Planning ahead

Photo by James Dobbs Andy Sleek, teacher and president of the Fort Frye Teachers Association, spoke on the association’s position on facilities planning.

BEVERLY — The Fort Frye Local Schools Board of Education was met by the president of the Fort Frye Teachers Association to comment on the facilities planning stance of the teachers at Monday’s board meeting.

Andy Sleek, teacher and president of the FFTA, said that at an earlier board meeting, the board stated that there had been no communication from the teachers association on its stance on facilities planning. He said although the subject had been discussed, the organization elected not to take an official stance on the matter.

The district decided not to close any of its schools, which was part of the facilities planning discussion at the beginning of the year.

“Closing a school is a painful thing and the teachers association fully respects the board’s decision to continue to operate in smaller communities,” said Sleek. “It should be noted though, that throughout the year several staff members have addressed the board regarding the current state of inequity among buildings. Many community members have spoken to the board about the wonderful education the Salem-Liberty students receive and the FFTA full heartedly agrees, but while other buildings are staffed with equally wonderful teachers and other supporting workers, the working and learning environments are considerably different for those teachers and students.”

He continued by saying the formation of the middle school has only exacerbated this problem and although class size and workload vary, every teacher falls into the same performance expectations.

Sleek said although the board has been willing to listen to the opinions of the teachers, they seem to have had no effect on the final decision of the facilities plan.

“In fact, at three different board meetings, a response was given and I am paraphrasing, however, ‘if this is your calling, than live with the situation and figure out a way to be happy,’ and while the tone may be well intended, it also seems to be an indication that the voices and concerns of teachers are not of great importance,” he said.

“It is not sufficient to say that we want to be teachers because we like children, we want to be teachers because we’re passionate about educating children. We want to produce knowledgeable and productive citizens. We want our students to leave our schools being able to read, to effectively communicate, to have a foundational knowledge of history, science and the world around us, but our perception is often that these are no longer the goals of the district,” Sleek said.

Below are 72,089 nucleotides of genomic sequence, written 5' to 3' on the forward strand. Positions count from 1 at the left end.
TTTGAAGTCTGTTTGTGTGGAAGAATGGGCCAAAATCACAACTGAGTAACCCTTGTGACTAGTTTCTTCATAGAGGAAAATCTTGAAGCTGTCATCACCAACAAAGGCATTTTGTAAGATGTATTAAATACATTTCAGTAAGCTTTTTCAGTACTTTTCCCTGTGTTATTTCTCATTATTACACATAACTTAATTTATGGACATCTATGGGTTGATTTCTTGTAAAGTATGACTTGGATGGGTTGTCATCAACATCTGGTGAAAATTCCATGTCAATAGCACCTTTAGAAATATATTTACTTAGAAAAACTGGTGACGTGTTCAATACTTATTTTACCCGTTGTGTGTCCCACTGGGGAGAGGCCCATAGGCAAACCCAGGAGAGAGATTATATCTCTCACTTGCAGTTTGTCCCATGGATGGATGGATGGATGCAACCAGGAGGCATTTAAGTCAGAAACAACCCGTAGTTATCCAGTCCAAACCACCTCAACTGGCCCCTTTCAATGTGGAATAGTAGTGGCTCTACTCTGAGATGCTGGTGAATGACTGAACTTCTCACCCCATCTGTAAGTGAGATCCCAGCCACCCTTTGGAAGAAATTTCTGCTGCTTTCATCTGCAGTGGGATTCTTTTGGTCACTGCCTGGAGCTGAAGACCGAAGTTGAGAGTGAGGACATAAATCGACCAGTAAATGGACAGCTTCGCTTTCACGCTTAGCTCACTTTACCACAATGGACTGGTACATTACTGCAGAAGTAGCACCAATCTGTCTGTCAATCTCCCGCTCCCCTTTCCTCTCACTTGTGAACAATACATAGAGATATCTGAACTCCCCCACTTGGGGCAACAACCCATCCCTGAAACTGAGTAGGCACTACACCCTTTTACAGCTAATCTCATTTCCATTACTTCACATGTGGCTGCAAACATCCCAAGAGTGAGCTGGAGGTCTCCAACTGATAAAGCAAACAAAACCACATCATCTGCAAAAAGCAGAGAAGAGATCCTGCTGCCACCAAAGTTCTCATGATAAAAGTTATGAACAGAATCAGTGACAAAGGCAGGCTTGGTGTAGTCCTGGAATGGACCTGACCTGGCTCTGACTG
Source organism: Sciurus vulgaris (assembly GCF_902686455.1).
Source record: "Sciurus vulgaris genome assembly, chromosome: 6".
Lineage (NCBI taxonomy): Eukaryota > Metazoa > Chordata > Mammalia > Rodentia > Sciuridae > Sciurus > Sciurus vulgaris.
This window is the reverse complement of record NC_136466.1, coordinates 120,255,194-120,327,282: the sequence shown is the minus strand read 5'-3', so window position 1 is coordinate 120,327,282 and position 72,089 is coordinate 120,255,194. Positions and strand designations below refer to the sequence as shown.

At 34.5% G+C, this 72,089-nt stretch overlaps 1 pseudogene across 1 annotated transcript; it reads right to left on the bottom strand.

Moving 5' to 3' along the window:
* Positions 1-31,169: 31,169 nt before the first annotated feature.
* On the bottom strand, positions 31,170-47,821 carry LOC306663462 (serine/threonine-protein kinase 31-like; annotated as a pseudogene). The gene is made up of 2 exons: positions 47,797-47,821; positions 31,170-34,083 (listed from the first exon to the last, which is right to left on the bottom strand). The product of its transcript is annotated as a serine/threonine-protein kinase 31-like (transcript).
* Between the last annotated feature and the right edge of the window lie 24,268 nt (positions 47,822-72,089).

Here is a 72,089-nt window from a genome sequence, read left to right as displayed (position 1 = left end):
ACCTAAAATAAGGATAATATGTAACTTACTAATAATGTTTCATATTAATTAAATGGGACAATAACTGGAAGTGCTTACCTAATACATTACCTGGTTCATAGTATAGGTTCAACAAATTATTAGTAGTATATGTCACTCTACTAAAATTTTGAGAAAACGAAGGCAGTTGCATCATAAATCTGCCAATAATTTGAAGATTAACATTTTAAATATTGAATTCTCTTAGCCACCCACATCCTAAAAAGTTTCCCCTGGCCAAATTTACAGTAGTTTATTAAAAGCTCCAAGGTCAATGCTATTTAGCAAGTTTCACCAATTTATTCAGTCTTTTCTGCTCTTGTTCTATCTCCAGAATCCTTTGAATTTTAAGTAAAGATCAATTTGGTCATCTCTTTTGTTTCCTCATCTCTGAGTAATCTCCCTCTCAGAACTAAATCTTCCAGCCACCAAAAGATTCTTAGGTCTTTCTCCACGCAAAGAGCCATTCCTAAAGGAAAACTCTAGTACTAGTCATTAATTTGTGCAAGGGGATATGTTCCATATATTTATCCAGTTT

Sleek said the message is not meant to be malicious, but the teachers want the school to be as respected, professional and productive as it has been in the past.

Stephanie Lang, board president, told Sleek that it has been a tough year and that she valued and appreciated the staff.

“I think the decision not to build a new facility has hit an open nerve in a lot of cases,” said Lloyd Booth, board member. “The decision that we made was made with a lot of thought and very observant of all the facts.”

Booth said that at this time the board couldn’t see the value in disrupting education, especially for the younger students.

Stacy Bolden, treasurer, gave an update on the district’s Five Year Financial Forecast. She said the biggest changes in the forecast are operating transfers coming out of the general fund and going into the permanent improvement account. She said the funds will come out over the next five years in a total of $4.5 million, if the transfers are approved by the board.

She said the district will have a positive cash balance of $14 million by the end of the year. Bolden said deficit spending is shown for this year, but only because of the transfers made to the improvement account. She said if everything stays as is, they will be deficit spending in the following years.

Bolden said the district has seen an increase in both personnel and benefits, because they have needed to add more staff members, like a middle school science teacher position, as well as Special Education professionals at Beverly-Center and the middle school.

Bolden said when you look at year five of the cash balance policy, it says the district should have $4.3 million, but only $3 million is estimated. She said if it stays this way, the district will want to see what they can do to increase the number, whether that be lessening expenditures or increasing revenue.

The board approved to offer a driver’s education course at Fort Frye High School through the Ohio Valley Educational Service Center. Superintendent Stephanie Starcher said she is hopeful that the class will start in August.

“I think it’s a great service for parents and students,” she said. “It’s very difficult for them to find these services.”

She is looking for instructors for Driver’s Ed. For more information contact (740) 984-2497.

The board approved a Memorandum of Agreement for after school and summer programs from the Boys and Girls Club of Washington County. This topic will be discussed more in-depth at the next board meeting at Beverly-Center Elementary on June 23 at 6 p.m.

Trent DeBruin, VSWC Architect, gave a short presentation on how the district plans to increase parking at Beverly-Center Elementary School and the renovation of the building. The renovation plans currently consist of adding walls and hallways and a new office area. Starcher said it is likely that this project would go out to bid in fall, but nothing is set in stone at this time. The board approved to put the parking project out to bid.

James Dobbs can be reached at jdobbs@newsandsentinel.com.


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